The midterm elections have shaken up the early race for the Democratic presidential nomination, The Hill writes. Enthusiasm for a White House bid by former Representative Beto O’Rourke is soaring after he came within three percentage points of Senator Ted Cruz in the Texas Senate race.
O’Rourke, seen as more of a dark-horse candidate in 2020 just a few weeks ago, is suddenly being embraced by former aides to President Obama, who are comparing him to their former boss. And he’s not ruling out a White House run after dismissing it as a Senate candidate.
The Texan isn’t not the only potential candidate with new momentum after the midterms, either. Senator Sherrod Brown, fresh off a decisive reelection victory in Ohio, is openly considering a run for the White House.
Democrats are giving him a fresh look, too, given his win in a perpetual swing state where President Trump handily defeated Hillary Clinton in 2016.
Democrats focused on winning back working-class voters are wondering if Brown’s brand of populism and socially liberal politics would make him a credible national candidate, The Hill adds.
“Beto’s campaign has certainly catapulted him into the conversation,” said Adam Hodge, a Democratic strategist and former Democratic National Committee official. Likewise, he added, “Brown is getting a first look. Like Beto, he ran an authentic campaign that spoke directly to voters and did it in a battleground states that Democrats shouldn’t give up.”
The new momentum for O’Rourke and Brown will create new challenges for other would-be contenders who have long been seen as likely 2020 Democratic candidates.
The field of challengers to Trump is expected to be large, and Democrats will be looking for lanes to distinguish themselves in the crowded contest. That includes former Vice President Joe Biden and Senators Bernie Sanders (I-Vt.) and Elizabeth Warren (D-Mass.), who have long been seen as top contenders in part because of their name recognition.
“The race has kind of flipped on its head in a really short time,” said one Democratic donor. “All of a sudden, it looks like the frontrunners aren’t really the frontrunners anymore.”
Democrats have long seen Biden as a strong general election candidate, while they have questioned his ability to win a primary against more liberal Democrats.
He would face real competition from Brown, who is to Biden’s left on trade, but also from Senator Bob Casey (D-Pa.), who like the senator from Ohio won reelection convincingly in a state won by Trump.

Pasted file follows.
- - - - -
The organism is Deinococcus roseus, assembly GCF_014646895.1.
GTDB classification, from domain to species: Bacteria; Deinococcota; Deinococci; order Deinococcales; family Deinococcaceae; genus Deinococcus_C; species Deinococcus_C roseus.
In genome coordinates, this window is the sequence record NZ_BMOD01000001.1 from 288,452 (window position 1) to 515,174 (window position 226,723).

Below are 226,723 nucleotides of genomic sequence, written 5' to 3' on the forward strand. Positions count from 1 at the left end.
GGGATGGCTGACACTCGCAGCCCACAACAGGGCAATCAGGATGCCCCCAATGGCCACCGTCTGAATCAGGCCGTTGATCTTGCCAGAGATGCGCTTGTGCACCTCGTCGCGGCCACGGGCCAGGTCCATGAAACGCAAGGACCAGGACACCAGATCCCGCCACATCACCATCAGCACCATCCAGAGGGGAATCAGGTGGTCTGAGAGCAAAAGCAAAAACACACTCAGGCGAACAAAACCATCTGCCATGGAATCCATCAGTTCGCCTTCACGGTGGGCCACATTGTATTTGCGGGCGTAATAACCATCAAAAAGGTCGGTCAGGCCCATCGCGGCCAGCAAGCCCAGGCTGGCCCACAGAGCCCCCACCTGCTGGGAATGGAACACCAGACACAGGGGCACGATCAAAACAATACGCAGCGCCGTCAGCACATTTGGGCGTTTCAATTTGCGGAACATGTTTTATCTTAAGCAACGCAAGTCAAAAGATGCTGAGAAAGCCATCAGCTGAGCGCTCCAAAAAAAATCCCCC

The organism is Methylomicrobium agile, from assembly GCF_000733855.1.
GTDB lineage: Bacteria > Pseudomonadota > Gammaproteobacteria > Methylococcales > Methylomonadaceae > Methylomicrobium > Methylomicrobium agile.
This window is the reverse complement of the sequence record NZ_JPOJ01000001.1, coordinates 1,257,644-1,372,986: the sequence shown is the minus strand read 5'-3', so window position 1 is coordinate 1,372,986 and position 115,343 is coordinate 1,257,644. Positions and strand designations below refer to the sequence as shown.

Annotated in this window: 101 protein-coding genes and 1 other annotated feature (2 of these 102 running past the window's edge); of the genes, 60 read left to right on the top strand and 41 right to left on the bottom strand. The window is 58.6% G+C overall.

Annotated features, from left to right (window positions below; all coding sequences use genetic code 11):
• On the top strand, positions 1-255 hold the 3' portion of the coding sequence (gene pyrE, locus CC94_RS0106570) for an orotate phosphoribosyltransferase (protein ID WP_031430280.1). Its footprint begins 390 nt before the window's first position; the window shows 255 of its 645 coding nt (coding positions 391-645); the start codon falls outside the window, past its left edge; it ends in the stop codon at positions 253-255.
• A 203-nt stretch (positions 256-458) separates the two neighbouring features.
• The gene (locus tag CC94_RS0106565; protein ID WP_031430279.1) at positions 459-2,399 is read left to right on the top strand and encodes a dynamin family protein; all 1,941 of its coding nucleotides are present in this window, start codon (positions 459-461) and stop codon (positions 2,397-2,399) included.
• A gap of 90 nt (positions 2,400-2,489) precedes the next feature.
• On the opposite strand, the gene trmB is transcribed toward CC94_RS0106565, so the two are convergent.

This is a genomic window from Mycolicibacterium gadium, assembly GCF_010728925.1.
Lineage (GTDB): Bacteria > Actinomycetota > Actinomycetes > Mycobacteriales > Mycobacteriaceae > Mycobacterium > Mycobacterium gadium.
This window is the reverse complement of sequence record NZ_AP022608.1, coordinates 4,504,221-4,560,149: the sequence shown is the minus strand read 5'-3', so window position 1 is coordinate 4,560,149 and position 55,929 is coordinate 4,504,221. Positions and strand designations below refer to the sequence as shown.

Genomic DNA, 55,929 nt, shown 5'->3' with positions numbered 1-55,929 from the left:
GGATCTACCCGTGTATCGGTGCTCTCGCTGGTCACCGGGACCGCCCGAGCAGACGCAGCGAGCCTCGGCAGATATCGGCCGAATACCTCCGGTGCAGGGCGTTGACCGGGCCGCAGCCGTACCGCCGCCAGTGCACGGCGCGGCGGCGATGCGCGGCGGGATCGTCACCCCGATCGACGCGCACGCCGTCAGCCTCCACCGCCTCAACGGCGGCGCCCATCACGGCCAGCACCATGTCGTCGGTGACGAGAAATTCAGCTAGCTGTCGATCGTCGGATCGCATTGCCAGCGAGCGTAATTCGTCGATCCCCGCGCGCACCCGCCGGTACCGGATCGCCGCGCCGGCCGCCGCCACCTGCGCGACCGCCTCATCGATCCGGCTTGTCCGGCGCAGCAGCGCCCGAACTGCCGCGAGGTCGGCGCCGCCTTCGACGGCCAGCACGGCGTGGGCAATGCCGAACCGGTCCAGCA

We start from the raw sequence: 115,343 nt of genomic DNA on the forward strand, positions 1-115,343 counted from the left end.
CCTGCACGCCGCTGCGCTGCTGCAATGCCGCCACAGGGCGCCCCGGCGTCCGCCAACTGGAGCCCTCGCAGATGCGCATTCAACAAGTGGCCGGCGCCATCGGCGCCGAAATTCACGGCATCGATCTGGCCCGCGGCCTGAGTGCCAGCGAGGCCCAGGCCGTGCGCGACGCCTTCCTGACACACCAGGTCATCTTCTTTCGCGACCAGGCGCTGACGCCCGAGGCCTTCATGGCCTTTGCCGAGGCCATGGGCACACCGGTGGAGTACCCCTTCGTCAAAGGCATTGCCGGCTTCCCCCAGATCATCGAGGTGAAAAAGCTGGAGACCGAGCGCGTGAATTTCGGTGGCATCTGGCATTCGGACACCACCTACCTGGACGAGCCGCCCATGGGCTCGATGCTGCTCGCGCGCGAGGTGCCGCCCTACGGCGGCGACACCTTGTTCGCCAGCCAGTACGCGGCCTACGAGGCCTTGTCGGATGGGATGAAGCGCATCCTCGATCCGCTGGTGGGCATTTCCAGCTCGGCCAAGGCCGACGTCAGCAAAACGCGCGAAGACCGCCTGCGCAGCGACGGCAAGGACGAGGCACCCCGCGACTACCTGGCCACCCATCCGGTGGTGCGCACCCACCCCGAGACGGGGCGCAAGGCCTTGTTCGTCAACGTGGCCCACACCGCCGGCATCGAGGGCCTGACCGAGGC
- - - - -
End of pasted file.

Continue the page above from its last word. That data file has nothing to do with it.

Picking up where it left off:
Biden, who hails from Scranton, Pa., has long been seen as a candidate who could appeal to blue-collar white voters. But that is also the demographic that Brown or Casey could shoot for.
The former vice president might also have to compete with O’Rourke for the Obama crowd, judging from the effusive remarks about the Texan made by the ex-president’s former aides.
Former New York City Mayor Michael Bloomberg is also seriously considering a White House bid as a Democrat, fresh off an election cycle in which he poured cash into races to help Democrats win back the House. Bloomberg, who would run as a centrist, could be a threat to Biden in that lane of a primary.
O’Rourke and Brown could also suck up the oxygen that other candidates need, including Senators Kamala Harris (D-Calif.), Cory Booker (N.J.) and Kirsten Gillibrand (N.Y.).
Strategists say candidates will have to figure out how quickly to launch campaigns to try to get attention from donors and the public. They say established candidates might want to jump in quickly to blunt the momentum of a Brown or O’Rourke, for fear they could rev up like Obama’s campaign, The Hill notes.
“[The Clinton campaign] gave him an opening and he ran through it,” said Democratic strategist Chris Kofinis. “If I’m more of an established kind of candidate, If I’m a Biden or a Warren, you can’t wait. you’ve got to be out there really fast with a strong message.”
“The advantage someone like Beto has is that he has nothing to lose,” Kofinis added. “That is a dangerous candidate in a multi-candidate field. Same as Obama. Look at the kind of campaign he ran. He had nothing to lose.”
There are signs that some of the politicians long seen as 2020 candidates are getting into the deeper water. Warren this week rolled out a foreign policy vision focused on free trade agreements. Speaking at American University, she said foreign policy should “benefit all Americans, not just wealthy elites.”
Other candidates are on the move to early primary states. Booker is heading back to New Hampshire to headline a “post-election victory celebration,” the state party announced on Friday. Harris criss-crossed Iowa last month and proposed a tax credit of up to $500 a month for families earning less than $100,000.
Chicago Mayor Rahm Emanuel on Thursday said it would be unusual for the party to nominate O’Rourke in 2020 since you usually don’t nominate losers – a pointed reference to the loss to Cruz, The Hill concludes.